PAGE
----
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State and local governments to get $1 billion in federal cybersecurity grants

RICHARD WEINER
Technology for Lawyers

Published: October 14, 2022

The White House recently announced how it was going to distribute the $1 billion in cybersecurity grants that were a part of the bipartisan infrastructure bill signed into lae last year.
According to the Washington Posts’s Cybersecurity 202 newsletter, Department of Homeland Security Secretary Alejandro Mayorkas revealed the application process and stated that “The grants will significantly improve national resilience to cyberthreats by giving state, local and territorial governments much-needed resources to address network security and take steps to protect against cybersecurity risks to help them strengthen our communities.”
The four-year fund will release $185 million for fiscal year 2022. Of that amount, each state is eligible for a minimum of $2 million to put together a cybersecurity planning committee and develop a cybersecurity plan (listed as “key requirements”) and to begin to develop various projects.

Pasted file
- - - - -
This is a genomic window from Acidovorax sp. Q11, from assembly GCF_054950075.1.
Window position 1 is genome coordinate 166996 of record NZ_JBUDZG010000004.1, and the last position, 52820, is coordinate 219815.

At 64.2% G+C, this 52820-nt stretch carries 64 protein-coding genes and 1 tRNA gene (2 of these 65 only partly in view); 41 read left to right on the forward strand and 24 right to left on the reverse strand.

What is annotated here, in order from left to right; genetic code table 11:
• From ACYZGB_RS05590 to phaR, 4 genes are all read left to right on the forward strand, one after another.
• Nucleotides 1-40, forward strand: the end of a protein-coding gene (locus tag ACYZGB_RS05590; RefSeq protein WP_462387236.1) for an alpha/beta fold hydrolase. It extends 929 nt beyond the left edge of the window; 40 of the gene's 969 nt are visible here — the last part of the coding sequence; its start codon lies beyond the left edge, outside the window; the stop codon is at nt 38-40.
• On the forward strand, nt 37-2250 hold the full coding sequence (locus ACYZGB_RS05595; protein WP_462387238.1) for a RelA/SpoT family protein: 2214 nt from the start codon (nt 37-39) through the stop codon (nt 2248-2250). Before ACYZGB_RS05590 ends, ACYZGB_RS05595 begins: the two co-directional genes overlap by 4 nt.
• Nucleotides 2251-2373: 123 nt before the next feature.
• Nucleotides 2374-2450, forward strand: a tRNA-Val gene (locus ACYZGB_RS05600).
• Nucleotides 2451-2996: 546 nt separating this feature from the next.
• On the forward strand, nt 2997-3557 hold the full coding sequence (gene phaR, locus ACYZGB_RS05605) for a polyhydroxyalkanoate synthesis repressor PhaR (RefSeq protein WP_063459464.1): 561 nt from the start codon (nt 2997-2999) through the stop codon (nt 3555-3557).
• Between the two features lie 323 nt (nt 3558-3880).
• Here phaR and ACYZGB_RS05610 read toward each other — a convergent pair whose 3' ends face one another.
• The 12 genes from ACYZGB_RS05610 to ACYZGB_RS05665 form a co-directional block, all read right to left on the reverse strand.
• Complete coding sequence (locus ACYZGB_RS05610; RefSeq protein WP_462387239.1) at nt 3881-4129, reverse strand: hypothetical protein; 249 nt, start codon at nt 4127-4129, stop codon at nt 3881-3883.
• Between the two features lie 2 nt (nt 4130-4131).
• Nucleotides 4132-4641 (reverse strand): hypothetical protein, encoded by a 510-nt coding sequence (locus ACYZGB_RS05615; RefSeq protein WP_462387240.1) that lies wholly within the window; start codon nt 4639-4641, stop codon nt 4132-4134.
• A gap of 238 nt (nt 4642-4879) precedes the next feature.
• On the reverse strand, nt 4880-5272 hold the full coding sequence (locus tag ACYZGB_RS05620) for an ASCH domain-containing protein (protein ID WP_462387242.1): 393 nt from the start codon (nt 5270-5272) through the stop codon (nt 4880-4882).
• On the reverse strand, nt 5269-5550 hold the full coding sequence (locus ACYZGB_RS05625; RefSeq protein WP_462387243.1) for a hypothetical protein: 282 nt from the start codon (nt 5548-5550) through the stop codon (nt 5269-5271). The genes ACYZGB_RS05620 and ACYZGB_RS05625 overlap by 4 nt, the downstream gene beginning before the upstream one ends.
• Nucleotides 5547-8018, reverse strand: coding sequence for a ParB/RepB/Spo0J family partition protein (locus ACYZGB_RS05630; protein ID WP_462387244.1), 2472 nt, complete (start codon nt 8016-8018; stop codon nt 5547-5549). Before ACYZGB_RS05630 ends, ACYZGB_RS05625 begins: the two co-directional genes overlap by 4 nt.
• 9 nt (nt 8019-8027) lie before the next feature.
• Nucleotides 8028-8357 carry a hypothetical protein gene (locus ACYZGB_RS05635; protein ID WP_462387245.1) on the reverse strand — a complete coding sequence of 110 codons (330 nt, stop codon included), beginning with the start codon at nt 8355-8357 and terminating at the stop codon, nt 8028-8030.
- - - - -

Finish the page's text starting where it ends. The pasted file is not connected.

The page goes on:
The initial amounts must be granted from the individual state to local governments and rural communities (at least 80%), with three percent to tribal governments—although the tribal process is still in development.
The whole thing will be administered by CISA, which will evaluate each state’s usage of the funds at the end of each year and then continue the distribution—apparently based on how each state utilizes funds from the previous year.
A number of critics have said that $1 billion isn’t enough money, and I would have to add my voice to that point of view. In fact, it is literally a drop in the bucket. The state actors who are out there hacking infrastructure, hospitals, and other points of cyber weakness and trying to influence elections probably burn through that much in a week.
Additionally, allowing states to determine where the funds go and then allowing the local yahoos to implement their own cybersecurity plans is simply a recipe for disaster in a seemingly infinite number of ways. The cyber infrastructure is nationwide. This plan seems to actually militate against a national cybersecurity response when a national plan is what we need. This could wind up looking like the national public educational system.
But what do I know?
If you’re reading this and you’re in a position to apply for one of these grants, here is the link to the federal grant page: https://www.cisa.gov/cybergrants?utm_campaign=wp_the_cybersecurity_202&utm_medium=email&utm_source=newsletter&wpisrc=nl_cybersecurity202


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